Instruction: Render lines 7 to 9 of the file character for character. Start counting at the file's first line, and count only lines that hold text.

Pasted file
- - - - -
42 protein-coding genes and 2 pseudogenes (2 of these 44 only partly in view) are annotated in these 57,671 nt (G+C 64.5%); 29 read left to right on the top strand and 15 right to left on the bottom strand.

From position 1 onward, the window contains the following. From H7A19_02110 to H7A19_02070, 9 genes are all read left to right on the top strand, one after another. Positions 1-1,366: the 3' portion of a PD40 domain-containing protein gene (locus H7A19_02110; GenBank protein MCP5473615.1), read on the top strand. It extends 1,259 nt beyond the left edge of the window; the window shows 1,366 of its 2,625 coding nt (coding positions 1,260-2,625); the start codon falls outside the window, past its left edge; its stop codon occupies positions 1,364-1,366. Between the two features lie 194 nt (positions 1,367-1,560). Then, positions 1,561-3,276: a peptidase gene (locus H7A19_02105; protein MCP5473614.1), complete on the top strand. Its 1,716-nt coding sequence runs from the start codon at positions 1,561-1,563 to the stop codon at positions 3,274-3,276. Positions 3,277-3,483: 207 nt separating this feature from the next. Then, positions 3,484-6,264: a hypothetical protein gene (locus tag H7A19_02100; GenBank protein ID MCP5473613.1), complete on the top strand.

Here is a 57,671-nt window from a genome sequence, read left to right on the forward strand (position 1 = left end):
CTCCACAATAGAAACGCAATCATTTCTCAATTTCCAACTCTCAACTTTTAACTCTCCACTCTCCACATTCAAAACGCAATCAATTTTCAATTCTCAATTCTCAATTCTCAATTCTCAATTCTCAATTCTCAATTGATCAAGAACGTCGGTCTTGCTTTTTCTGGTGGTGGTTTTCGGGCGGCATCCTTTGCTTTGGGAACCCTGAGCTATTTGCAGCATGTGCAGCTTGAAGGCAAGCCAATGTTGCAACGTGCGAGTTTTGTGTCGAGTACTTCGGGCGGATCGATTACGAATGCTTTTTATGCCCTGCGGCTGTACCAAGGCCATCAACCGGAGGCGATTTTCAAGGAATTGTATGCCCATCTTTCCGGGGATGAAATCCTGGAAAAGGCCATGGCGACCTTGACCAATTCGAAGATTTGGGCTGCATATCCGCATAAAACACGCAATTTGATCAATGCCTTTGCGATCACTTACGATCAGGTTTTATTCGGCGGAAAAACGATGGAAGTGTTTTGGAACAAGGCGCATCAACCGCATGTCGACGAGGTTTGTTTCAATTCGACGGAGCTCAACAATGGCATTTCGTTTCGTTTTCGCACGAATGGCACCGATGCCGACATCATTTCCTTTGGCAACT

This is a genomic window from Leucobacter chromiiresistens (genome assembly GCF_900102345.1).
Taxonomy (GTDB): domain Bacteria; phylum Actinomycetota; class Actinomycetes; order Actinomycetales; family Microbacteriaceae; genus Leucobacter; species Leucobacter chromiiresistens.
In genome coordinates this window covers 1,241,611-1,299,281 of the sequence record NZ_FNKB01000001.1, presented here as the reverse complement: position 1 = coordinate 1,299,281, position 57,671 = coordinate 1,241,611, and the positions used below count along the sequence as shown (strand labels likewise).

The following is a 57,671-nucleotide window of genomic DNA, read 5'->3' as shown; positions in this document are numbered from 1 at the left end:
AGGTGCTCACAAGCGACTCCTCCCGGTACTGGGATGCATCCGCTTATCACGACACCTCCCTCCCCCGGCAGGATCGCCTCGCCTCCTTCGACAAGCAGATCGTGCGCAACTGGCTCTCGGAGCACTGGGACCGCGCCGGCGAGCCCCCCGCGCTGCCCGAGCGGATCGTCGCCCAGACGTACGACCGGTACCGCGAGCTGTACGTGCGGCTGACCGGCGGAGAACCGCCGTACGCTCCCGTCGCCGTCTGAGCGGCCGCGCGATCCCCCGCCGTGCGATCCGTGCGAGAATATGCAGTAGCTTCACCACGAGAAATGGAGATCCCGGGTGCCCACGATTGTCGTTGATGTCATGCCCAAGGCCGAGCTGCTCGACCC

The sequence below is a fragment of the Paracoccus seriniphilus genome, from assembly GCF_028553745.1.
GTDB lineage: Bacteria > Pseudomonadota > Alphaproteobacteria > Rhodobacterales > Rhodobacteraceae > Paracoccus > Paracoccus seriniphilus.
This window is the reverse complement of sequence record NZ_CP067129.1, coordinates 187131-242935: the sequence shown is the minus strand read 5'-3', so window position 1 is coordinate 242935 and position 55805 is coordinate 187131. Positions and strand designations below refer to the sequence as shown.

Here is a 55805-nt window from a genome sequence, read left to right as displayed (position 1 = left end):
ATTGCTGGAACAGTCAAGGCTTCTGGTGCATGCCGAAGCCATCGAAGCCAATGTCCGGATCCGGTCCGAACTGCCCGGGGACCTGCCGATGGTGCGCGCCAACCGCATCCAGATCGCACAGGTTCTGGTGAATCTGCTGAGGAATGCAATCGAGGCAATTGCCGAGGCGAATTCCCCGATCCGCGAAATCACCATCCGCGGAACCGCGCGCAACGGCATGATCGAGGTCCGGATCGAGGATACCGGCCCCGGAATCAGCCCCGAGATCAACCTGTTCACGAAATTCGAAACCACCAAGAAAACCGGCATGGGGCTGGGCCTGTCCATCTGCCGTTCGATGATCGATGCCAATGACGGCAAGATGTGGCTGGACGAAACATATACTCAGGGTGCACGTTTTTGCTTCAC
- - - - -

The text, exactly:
In genome coordinates this window covers 1,241,611-1,299,281 of the sequence record NZ_FNKB01000001.1, presented here as the reverse complement: position 1 = coordinate 1,299,281, position 57,671 = coordinate 1,241,611, and the positions used below count along the sequence as shown (strand labels likewise).

The following is a 57,671-nucleotide window of genomic DNA, read 5'->3' as shown; positions in this document are numbered from 1 at the left end:
AGGTGCTCACAAGCGACTCCTCCCGGTACTGGGATGCATCCGCTTATCACGACACCTCCCTCCCCCGGCAGGATCGCCTCGCCTCCTTCGACAAGCAGATCGTGCGCAACTGGCTCTCGGAGCACTGGGACCGCGCCGGCGAGCCCCCCGCGCTGCCCGAGCGGATCGTCGCCCAGACGTACGACCGGTACCGCGAGCTGTACGTGCGGCTGACCGGCGGAGAACCGCCGTACGCTCCCGTCGCCGTCTGAGCGGCCGCGCGATCCCCCGCCGTGCGATCCGTGCGAGAATATGCAGTAGCTTCACCACGAGAAATGGAGATCCCGGGTGCCCACGATTGTCGTTGATGTCATGCCCAAGGCCGAGCTGCTCGACCC